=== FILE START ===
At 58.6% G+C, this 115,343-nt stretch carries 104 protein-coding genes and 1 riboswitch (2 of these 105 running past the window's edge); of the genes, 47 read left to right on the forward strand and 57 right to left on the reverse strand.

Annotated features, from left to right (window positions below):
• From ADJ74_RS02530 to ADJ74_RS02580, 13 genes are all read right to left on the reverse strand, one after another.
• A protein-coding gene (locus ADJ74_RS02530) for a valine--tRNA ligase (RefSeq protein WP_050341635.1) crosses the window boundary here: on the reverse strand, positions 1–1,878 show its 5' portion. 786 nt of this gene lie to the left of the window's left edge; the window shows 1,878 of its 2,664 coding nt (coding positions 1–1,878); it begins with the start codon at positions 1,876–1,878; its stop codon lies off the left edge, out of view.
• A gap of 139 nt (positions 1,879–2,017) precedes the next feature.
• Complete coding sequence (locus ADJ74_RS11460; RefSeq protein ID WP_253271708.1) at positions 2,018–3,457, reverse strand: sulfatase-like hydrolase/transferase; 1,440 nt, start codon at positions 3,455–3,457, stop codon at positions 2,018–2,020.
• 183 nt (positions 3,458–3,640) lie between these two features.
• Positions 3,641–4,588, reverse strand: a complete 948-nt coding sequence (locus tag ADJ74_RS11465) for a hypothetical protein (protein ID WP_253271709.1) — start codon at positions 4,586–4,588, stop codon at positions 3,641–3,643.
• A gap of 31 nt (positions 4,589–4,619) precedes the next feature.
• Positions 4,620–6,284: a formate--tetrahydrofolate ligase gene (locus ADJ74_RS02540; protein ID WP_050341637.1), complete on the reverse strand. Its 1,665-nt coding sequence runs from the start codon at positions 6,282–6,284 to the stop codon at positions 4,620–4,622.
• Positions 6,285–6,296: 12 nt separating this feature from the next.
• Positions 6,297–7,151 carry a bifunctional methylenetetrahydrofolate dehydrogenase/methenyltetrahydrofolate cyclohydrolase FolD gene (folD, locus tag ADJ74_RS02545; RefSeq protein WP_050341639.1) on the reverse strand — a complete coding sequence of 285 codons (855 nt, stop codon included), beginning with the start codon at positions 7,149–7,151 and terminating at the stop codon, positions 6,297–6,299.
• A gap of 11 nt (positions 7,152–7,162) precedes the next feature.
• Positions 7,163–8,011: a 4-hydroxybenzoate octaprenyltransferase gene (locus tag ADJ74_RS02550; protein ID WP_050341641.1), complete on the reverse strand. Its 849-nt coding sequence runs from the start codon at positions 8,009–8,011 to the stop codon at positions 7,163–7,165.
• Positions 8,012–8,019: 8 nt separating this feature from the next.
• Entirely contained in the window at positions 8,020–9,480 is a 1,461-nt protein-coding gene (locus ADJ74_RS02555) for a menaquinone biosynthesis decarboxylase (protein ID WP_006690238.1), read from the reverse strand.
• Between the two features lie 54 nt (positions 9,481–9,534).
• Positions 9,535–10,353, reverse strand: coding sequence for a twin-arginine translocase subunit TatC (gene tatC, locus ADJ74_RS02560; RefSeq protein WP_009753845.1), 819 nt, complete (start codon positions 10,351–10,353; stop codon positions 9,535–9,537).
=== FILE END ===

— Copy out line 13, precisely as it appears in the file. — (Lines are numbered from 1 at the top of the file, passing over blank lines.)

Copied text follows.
• A gap of 11 nt (positions 7,152–7,162) precedes the next feature.